For months, rumours had been swirling about the state of the marriage between Australia’s richest couple, Andrew ‘Twiggy’ Forrest and his wife Nicola.
Journalists’ queries about their apparent separate lives – and what this meant for their sprawling $32billion mining empire and their various philanthropic enterprises – had been rebuffed in the strongest possible terms.
That was until Wednesday night. The pair, who have been married for more than 30 years and share three adult children together, released a statement confirming what many had suspected for a while.
‘After 31 years of marriage, we have made the decision to live apart. Our friendship and commitment to our family remains strong,’ the couple said in a joint statement to The Australian Financial Review.
Andrew ‘Twiggy’ Forrest and Nicola Forrest (pictured), who have been married for 31 years and have a net worth of over $30billion, said they will now be living apart
Australia’s richest couple insist their separation will have no impact on the the strategic direction of their mining empire or their philanthropic ventures
Signs the marriage was about to end
– The couple had increasingly been spending time apart in different parts of the world
– A flurry of large share transfers between various companies within their empire
– Rumours swirled the relationship was nearing the end
Mr Forrest, known by his nickname ‘Twiggy’, was ranked the second richest person in Australia this year – behind rival mining magnate Gina Rinehart.
The couple’s wealth has largely been amassed through their 36 per cent stake in iron ore miner Fortescue Metals Group, which they founded in 2003 and is now the eighth-biggest company on the ASX by market capitalisation.
They jointly oversee their private investment arm, Tattarang, and they also co-founded, and continue to co-chair, their philanthropic venture Minderoo Foundation, which works to tackle a range of issues from modern slavery to plastic pollution.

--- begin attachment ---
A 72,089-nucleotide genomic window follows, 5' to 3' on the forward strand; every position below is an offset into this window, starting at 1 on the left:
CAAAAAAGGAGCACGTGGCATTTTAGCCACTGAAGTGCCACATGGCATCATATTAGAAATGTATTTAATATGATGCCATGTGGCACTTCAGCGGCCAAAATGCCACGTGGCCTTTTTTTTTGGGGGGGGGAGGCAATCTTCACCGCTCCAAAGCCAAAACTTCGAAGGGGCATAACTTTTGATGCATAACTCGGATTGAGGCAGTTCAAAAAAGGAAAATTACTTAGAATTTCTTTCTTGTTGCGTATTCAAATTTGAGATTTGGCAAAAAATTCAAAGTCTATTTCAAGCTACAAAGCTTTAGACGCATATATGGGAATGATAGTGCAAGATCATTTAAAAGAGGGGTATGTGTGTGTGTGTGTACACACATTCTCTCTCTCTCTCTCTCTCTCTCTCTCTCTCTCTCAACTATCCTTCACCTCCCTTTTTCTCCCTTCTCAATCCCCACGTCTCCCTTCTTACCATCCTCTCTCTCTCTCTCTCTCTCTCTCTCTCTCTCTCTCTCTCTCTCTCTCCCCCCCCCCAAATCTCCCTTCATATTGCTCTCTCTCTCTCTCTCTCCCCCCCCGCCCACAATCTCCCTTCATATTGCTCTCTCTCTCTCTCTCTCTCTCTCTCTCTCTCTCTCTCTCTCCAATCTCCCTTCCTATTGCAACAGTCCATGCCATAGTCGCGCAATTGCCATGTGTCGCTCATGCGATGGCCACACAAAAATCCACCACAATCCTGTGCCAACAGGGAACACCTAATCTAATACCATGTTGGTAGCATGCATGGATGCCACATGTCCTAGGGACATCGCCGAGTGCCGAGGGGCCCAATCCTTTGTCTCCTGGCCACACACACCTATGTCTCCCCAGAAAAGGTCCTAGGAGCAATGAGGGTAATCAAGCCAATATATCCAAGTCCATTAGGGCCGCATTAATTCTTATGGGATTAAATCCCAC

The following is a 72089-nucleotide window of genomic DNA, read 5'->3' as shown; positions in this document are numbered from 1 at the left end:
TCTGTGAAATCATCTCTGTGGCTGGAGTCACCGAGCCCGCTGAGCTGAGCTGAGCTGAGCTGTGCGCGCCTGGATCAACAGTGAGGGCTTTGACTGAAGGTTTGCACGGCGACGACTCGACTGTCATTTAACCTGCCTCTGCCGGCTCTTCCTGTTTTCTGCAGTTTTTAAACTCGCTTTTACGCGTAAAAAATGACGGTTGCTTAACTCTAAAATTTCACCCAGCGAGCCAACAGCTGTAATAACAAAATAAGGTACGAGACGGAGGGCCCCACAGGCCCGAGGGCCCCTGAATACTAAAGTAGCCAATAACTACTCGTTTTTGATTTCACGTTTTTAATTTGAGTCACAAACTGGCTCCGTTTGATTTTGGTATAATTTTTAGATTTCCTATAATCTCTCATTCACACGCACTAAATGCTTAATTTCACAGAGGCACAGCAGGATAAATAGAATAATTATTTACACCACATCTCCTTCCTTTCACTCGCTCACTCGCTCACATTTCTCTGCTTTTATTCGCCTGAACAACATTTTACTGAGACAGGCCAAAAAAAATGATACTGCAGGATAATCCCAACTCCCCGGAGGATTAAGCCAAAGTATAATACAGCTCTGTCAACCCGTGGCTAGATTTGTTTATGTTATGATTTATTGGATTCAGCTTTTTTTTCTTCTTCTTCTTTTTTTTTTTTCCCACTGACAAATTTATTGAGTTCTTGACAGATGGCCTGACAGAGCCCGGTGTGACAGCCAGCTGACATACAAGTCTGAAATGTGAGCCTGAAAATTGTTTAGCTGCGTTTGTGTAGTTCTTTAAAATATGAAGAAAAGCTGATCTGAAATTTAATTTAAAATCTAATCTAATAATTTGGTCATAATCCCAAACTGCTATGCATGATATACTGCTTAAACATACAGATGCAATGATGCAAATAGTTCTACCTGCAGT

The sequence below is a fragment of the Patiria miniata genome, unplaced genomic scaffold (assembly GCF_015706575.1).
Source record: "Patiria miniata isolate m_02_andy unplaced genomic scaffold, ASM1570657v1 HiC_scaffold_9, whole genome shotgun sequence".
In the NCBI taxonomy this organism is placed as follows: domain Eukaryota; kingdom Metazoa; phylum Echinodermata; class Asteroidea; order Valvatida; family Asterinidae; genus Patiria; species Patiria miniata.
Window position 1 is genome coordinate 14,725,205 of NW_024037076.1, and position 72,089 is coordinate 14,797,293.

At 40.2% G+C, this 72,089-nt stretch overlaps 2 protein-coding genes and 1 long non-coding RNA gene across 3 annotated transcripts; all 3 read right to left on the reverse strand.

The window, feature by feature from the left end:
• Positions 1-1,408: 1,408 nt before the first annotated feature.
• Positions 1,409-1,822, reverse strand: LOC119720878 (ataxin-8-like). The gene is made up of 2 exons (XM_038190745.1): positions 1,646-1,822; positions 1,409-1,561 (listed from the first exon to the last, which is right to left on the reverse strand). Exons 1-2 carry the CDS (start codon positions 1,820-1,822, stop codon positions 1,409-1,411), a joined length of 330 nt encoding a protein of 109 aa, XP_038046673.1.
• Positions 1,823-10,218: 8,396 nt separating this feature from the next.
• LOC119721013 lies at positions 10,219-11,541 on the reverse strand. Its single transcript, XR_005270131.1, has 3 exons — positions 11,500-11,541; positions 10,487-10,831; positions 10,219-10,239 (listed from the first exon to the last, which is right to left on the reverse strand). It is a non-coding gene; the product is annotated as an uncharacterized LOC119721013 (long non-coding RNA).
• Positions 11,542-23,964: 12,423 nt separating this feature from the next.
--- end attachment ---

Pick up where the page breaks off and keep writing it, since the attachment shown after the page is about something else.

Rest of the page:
The couple insist their separation will have no impact on the the strategic direction of their mining empire or their philanthropic ventures.
‘There is no impact on the operations, control or direction of Fortescue, Minderoo or Tattarang,’ their statement added.
But it became clear to many that something was afoot after the couple spent long periods apart in recent years.
Suspicions were heightened further by a recent flurry large share transfers between different companies within their empire.
The revelation of their separation came after the AFR approached the pair about a transaction last month that moved more than $1.1 billion worth of Fortescue shares into a new company called Coaxial Ventures, which is wholly owned by Ms Forrest.
That transaction came shortly after Mr Forrest effectively gave half of his Tattarang shareholding to Ms Forrest.
Pictured: Andrew and Nicola Forrest with their daughters Grace and Sophia
Both transactions have granted Ms Forrest control of more Fortescue shares than her now-estranged husband, according to the AFR.
It is quite the reversal given as recently as March 2020 almost 95 per cent of the family’s Fortescue shares were held by companies owned by Mr Forrest.
The couple, who met at a house party in 1988, insist the new arrangements will have no impact on the direction of their various ventures.
It is understood Tattarang – which holds almost 65 per cent of the Forrest family’s Fortescue shares – will vote in accordance with decisions of the Fortescue board in future.
Mr and Ms Forrest have equal shareholdings in Tattarang and he remains executive chairman of Fortescue.
Since the pandemic, the couple have spent long periods apart. Mr Forrest was in London this week meeting US President Joe Biden, while Ms Forrest is also reportedly overseas.
Grace Forrest was 2018 Western Australia’s Young Australian of the Year for her work in the charity Walk Free, funded by her parents’ wealth